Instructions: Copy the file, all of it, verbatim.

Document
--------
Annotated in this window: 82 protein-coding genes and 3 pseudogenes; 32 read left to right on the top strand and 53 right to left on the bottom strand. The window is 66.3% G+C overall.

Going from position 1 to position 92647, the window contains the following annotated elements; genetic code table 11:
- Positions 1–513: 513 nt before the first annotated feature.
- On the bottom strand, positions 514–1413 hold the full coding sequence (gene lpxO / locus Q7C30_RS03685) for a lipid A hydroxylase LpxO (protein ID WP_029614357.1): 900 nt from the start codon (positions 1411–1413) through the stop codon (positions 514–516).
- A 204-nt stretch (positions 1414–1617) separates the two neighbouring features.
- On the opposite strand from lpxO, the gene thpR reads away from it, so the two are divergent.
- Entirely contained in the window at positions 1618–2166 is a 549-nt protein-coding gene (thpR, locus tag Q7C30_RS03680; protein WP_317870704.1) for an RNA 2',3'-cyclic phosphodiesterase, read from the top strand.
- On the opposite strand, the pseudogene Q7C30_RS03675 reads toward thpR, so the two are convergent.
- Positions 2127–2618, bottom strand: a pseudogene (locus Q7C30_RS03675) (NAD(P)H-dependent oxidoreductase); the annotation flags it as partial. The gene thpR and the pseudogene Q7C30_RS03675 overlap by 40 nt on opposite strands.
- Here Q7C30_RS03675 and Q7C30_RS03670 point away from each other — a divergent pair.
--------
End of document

Annotated in this window: 82 protein-coding genes and 3 pseudogenes; 32 read left to right on the top strand and 53 right to left on the bottom strand. The window is 66.3% G+C overall.

Going from position 1 to position 92647, the window contains the following annotated elements; genetic code table 11:
- Positions 1–513: 513 nt before the first annotated feature.
- On the bottom strand, positions 514–1413 hold the full coding sequence (gene lpxO / locus Q7C30_RS03685) for a lipid A hydroxylase LpxO (protein ID WP_029614357.1): 900 nt from the start codon (positions 1411–1413) through the stop codon (positions 514–516).
- A 204-nt stretch (positions 1414–1617) separates the two neighbouring features.
- On the opposite strand from lpxO, the gene thpR reads away from it, so the two are divergent.
- Entirely contained in the window at positions 1618–2166 is a 549-nt protein-coding gene (thpR, locus tag Q7C30_RS03680; protein WP_317870704.1) for an RNA 2',3'-cyclic phosphodiesterase, read from the top strand.
- On the opposite strand, the pseudogene Q7C30_RS03675 reads toward thpR, so the two are convergent.
- Positions 2127–2618, bottom strand: a pseudogene (locus Q7C30_RS03675) (NAD(P)H-dependent oxidoreductase); the annotation flags it as partial. The gene thpR and the pseudogene Q7C30_RS03675 overlap by 40 nt on opposite strands.
- Here Q7C30_RS03675 and Q7C30_RS03670 point away from each other — a divergent pair.